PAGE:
I don’t know what’s in the flower-infused water all the famous people are drinking these days, but they’re all seemingly having the same meltdown at the same time about media criticism of them and their work (or of their friends). At the end of last week, Saturday Night Live comedian Michael Che went on an Instagram tear about an Uproxx writer who wrote a piece about Che’s colleague Colin Jost, suggesting that the critic, Steve Hyden, was giving out blow jobs to dogs. (Che, surprising no one, has already begun lashing out at critics writing about his response to that criticism.) On Monday the musician Lizzo, whose new album is by any measure getting rave reviews, got bent out of shape about one Pitchfork review by Rawiya Kameir that perhaps wasn’t as glowing as the artist had hoped. Lizzo complained on Twitter, saying “PEOPLE WHO ‘REVIEW’ ALBUMS AND DONT MAKE MUSIC THEMSELVES SHOULD BE UNEMPLOYED.” (She later walked back the comment.)
On Wednesday, Ariana Grande and Justin Bieber got mad that Morgan Stewart — an E! host best known for her starring role on Rich Kids of Beverly Hills and absolutely nothing else — made fun of their Coachella performance. “One day everybody that works at all them blogs will realize how unfulfilled they are and purposeless what they’re doing is,” Grande wrote in a tweet that she later deleted. And the latest float in the outrage parade (no one wants a good seat to watch it, but here you are anyway) is steered by Olivia Munn, who posted a mini essay on Twitter Wednesday night comparing blog posts about her fashion choices written by Heather Cocks and Jessica Morgan — the writers who run a celebrity fashion criticism blog called Go Fug Yourself — with the abuses of #MeToo.
“If there’s anything we’ve been able to glean from the past two years, it’s that girls and women have been emotionally and physically targeted and abused for years yet have remained silent because collectively we all believe that our voices, our pain, our existence only mattered with conditions attached,” Munn wrote. For anyone who actually reads GFY, making this connection is bonkers — Cocks and Morgan have made a concerted effort to not engage in body shaming, or in racist and sexist praxis around fashion, while also being mindful of the context of the clothes being worn and the people wearing them. Sometimes, they just don’t like your suit.
The core issue for these celebrities seems to be the idea that the media has a disproportionate amount of power over public narratives about artists and how their work is received. On some level, they’re right; a bad review can keep people from seeing your movie or buying your album. But to act as if there’s some global conspiracy among us underground-tunnel-dwelling bloggers to keep the rich and famous down, or to hurt their feelings, is paranoid at best. Many celebrities seem to imagine us as one amorphous blob of “everybody that works at all them blogs,” all texting each other about cool new ways to make Justin Bieber feel sad, as if we’re not busy trying to not get laid off during the next round of budget cuts. Haven’t you heard that media is dying? Who has the time??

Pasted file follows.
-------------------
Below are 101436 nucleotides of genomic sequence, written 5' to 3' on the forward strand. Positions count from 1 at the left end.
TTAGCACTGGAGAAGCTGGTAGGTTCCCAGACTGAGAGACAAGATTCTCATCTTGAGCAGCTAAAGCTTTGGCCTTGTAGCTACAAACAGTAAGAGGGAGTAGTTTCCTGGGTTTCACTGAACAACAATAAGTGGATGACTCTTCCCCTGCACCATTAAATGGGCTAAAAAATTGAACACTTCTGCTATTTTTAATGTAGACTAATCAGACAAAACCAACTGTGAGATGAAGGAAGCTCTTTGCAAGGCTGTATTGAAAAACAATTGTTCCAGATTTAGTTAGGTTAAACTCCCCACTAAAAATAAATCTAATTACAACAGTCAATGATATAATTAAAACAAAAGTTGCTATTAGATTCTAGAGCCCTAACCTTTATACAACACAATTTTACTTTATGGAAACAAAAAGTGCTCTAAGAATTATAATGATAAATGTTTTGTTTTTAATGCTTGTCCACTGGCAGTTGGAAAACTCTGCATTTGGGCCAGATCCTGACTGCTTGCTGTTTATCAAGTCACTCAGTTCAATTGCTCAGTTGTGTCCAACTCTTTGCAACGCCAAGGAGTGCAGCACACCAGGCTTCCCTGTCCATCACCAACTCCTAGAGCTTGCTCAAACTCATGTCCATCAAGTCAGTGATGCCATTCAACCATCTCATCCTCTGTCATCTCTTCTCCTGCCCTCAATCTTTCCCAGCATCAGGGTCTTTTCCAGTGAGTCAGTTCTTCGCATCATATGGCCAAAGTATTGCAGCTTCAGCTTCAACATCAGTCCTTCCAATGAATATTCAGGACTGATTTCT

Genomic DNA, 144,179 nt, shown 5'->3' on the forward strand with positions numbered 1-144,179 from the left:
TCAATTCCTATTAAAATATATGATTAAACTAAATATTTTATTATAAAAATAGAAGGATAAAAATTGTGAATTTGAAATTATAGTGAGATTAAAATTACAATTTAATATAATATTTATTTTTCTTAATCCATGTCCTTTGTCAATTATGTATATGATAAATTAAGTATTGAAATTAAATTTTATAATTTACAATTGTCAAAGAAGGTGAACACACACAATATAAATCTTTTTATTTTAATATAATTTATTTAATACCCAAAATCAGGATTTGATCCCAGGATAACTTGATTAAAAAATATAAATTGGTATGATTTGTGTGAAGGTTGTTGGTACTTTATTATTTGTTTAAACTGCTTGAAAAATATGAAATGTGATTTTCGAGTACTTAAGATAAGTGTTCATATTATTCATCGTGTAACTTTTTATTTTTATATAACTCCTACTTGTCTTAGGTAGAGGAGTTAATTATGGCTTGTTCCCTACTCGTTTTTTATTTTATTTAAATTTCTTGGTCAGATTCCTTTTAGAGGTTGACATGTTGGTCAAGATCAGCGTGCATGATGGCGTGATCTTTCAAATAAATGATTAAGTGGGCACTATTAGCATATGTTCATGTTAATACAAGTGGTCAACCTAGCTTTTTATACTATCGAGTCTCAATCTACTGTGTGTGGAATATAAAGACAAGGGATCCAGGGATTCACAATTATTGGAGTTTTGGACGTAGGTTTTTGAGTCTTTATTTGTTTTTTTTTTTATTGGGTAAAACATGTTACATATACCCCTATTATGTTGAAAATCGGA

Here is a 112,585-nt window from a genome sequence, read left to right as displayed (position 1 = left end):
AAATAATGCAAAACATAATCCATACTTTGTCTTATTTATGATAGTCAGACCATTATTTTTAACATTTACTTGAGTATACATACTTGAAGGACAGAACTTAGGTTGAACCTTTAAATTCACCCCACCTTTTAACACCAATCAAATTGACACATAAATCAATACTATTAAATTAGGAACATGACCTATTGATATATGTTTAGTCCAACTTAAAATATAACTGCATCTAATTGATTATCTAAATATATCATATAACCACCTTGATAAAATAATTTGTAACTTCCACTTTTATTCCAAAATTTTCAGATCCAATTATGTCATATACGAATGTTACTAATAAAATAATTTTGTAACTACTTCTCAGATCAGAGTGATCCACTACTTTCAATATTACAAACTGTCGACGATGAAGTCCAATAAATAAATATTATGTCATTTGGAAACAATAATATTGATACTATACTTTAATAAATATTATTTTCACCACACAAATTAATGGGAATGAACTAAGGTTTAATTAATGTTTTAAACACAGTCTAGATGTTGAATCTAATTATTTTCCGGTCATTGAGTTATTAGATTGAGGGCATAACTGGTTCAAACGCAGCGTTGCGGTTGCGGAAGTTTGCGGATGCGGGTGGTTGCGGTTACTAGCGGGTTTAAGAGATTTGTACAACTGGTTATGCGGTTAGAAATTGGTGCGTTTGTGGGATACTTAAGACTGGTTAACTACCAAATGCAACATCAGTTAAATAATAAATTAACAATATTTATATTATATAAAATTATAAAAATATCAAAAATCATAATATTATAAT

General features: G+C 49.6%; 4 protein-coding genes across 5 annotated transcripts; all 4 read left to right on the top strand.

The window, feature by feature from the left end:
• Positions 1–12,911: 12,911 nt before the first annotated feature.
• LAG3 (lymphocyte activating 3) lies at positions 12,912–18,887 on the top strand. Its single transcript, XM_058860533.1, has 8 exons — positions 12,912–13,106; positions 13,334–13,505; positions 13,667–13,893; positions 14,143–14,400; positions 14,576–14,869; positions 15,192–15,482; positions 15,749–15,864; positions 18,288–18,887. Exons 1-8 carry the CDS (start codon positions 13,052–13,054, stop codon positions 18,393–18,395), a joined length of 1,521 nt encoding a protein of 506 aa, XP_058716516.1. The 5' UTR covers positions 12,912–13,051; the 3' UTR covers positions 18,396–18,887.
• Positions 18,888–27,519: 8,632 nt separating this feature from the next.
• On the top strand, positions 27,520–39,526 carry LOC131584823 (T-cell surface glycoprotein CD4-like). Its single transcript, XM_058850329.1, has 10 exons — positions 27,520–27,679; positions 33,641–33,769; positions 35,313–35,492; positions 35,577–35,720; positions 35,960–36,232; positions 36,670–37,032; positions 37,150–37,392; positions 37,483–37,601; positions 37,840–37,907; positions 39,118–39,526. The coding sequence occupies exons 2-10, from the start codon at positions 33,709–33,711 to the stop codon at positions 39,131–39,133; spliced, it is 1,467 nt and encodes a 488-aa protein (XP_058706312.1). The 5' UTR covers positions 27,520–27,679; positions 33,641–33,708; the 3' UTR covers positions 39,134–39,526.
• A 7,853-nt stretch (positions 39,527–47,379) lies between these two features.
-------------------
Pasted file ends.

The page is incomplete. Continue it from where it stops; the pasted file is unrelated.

“Lol ill never understand why when they shit on people its criticism. but when i shit on them its harassment..?” Che wrote in an Instagram story — and many of his peers seem to share the same confusion. But most of the celebrities in question have platforms and social media followings that are orders of magnitude larger than those of the people who write about them. You’re far more likely to know Michael Che’s name and work than the critic who wrote something about his friend that he didn’t like — sorry, Steve. And most critics I know have had firsthand experience with the real-life ramifications of a famous artist taking their work personally. My own colleagues have faced levels of vitriol when writing about and analyzing celebrity that I’m sure were much more unsettling than any commentary Olivia Munn has received from bloggers who thought her suit looked like it was from the American Hustle wardrobe.
Anne Helen Petersen wrote about Armie Hammer's career last year, and he replied to her on Twitter, saying her perspective was “bitter AF.” He deactivated his Twitter account shortly after, which caused a deluge of Call Me by Your Name stans to go after Petersen online, with one person going so far as to threaten to kill her dog. Months later, Hammer tweeted at Petersen again about her opinion of a Jennifer Lawrence Vanity Fair profile, suggesting that she should be medicated. Armie Hammer is 32 years old. Another colleague, Shannon Keating, wrote an essay in 2016 about the societal pressure on LGBT pop stars like Halsey to downplay their queerness, which Halsey seemed to interpret as a suggestion that she was “not gay enough,” resulting in a predictable Twitter hell as the star’s fans piled on.
Hasn’t stan culture taught us that no one has more power than a murder of fans on the internet, waiting to attack? It was bad enough that Nicki Minaj DM’d Toronto writer Wanna Thompson on Twitter because she didn’t like her criticism of her music, calling her ugly and jealous, much like what you’d typically tell someone in the seventh grade if you wanted to make them cry in the middle of the cafeteria. But then Minaj’s fandom descended on Thompson too, calling her an “unemployed dark skin black guttersnipe bitch.” Thompson is an independent blogger, far from a famous writer and not affiliated with a major media brand. What power did she have that Minaj felt like she needed to rebalance in the world? Why is it her job to say nothing if she can’t say something nice?